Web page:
London,
11
June
2018
|
12:33
Europe/London

New Report on Damaging Impact of Lobbying Act

The Lobbying Act is contributing to “reduc[ing] the role [that] charities and voluntary organisations play, individually and collectively, to amplify the most marginalised voices in society”.

The Sheila Mckechnie Foundation report – ‘The Chilling Reality – How the Lobbying Act is affecting charity and voluntary sector campaigning in the UK’ – found that the Act has specifically affected organisations by, amongst other things, contributing to an increase in administration and reducing coalition activity. Significantly it was found to have had a negative impact on the ability for organisations to be agile and respond quickly; 36% of respondents reported slower decision making as a result.

Stuart Bruce said:

Stuart Bruce FCIPR, Chair of the Policy and Campaigns Committee
Charities and smaller organisations play a key role in ensuring the voices of certain communities are heard and represented in the making of public policy. Charities are being held back from achieving this objective, as this report shows.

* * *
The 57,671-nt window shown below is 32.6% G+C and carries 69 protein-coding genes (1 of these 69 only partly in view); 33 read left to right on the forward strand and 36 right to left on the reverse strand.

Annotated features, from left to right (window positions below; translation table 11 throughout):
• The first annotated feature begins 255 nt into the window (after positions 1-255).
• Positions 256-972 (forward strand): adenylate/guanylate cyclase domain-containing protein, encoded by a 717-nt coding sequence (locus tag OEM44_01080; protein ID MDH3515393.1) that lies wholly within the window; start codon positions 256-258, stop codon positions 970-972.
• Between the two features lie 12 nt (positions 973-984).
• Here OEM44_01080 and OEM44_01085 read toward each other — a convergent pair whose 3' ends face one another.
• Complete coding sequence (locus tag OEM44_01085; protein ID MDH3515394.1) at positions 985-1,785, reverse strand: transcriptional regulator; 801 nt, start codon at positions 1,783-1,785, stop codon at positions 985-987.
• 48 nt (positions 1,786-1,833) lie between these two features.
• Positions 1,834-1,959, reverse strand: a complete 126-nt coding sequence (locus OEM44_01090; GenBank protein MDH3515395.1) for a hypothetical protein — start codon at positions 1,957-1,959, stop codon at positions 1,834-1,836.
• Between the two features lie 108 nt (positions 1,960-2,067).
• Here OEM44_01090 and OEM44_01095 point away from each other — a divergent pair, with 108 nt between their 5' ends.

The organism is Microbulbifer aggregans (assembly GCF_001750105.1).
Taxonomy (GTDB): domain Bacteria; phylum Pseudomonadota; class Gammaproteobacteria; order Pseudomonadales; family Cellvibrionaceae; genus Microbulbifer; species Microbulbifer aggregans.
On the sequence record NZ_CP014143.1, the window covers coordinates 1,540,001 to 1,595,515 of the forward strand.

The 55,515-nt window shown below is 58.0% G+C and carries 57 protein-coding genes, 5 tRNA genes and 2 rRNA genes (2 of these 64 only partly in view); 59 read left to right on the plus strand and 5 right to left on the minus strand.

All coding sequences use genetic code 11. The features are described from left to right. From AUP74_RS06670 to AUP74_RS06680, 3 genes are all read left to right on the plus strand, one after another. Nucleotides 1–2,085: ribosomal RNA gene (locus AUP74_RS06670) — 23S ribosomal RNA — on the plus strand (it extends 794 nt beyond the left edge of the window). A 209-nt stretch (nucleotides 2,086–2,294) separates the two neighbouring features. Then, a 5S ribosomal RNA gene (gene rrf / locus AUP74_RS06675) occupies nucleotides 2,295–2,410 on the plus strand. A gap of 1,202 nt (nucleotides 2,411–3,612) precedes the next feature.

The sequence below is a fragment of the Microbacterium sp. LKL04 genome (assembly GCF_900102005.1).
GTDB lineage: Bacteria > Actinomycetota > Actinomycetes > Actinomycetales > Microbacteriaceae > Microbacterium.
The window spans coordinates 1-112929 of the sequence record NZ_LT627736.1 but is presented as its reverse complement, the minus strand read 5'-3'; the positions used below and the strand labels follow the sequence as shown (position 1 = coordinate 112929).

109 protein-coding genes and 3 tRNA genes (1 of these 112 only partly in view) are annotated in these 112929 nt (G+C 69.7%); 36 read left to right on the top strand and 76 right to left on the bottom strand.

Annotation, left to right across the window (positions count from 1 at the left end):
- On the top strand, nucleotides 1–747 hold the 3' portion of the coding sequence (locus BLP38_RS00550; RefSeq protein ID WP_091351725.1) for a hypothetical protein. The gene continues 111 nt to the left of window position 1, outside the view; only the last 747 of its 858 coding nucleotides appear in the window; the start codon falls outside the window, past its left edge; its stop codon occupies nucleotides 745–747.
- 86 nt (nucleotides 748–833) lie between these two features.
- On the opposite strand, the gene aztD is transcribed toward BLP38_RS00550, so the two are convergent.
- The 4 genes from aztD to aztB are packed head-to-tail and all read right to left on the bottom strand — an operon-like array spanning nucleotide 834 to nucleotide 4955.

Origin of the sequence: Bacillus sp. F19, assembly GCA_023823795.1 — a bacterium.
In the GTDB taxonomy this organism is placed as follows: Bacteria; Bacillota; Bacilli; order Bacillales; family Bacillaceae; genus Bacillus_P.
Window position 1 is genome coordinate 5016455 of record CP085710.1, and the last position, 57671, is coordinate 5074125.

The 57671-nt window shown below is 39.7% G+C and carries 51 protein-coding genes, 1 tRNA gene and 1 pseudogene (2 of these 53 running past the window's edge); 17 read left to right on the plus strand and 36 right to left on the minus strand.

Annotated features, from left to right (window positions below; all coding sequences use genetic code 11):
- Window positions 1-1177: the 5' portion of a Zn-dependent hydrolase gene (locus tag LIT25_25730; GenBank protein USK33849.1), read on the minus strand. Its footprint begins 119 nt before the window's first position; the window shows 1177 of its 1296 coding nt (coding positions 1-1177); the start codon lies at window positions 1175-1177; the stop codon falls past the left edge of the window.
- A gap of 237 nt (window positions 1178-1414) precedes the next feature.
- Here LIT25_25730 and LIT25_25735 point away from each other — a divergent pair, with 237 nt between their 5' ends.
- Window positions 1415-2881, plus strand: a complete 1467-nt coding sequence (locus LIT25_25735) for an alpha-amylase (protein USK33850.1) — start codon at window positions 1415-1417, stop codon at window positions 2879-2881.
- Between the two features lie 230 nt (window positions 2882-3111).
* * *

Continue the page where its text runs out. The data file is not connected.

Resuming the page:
In addition to the chilling effect on charities, the Register of Consultant Lobbyists was introduced in the same Act. Lobbying ensures legislation is scrutinised and improves public policy by helping to better inform law makers. It is in everyone’s interests for lobbying to be better understood, but the register provides a partial and incomplete picture of the interests seeking influence over policy and law.

The Lobbying Act is having a negative impact on the civic life of the nation. We echo the Sheila Mckechnie Foundation – it is time to review this legislation.
Stuart Bruce FCIPR, Chair of the Policy and Campaigns Committee
Notes to editors

Notes to editors

About the Chartered Institute of Public Relations (CIPR)Founded in 1948, the Chartered Institute of Public Relations (CIPR) is the Royal Chartered professional body for public relations practitioners in the UK and overseas. The CIPR is the largest membership organisation for PR practitioners outside of North America. By size of turnover and number of individually registered members, we are the leading representative body for the PR profession and industry in Europe.

The CIPR advances professionalism in public relations by making its members accountable to their employers and the public through a code of conduct and searchable public register, setting standards through training, qualifications, awards and the production of best practice and skills guidance, facilitating Continuing Professional Development (CPD), and awarding Chartered Public Relations Practitioner status (Chart.PR).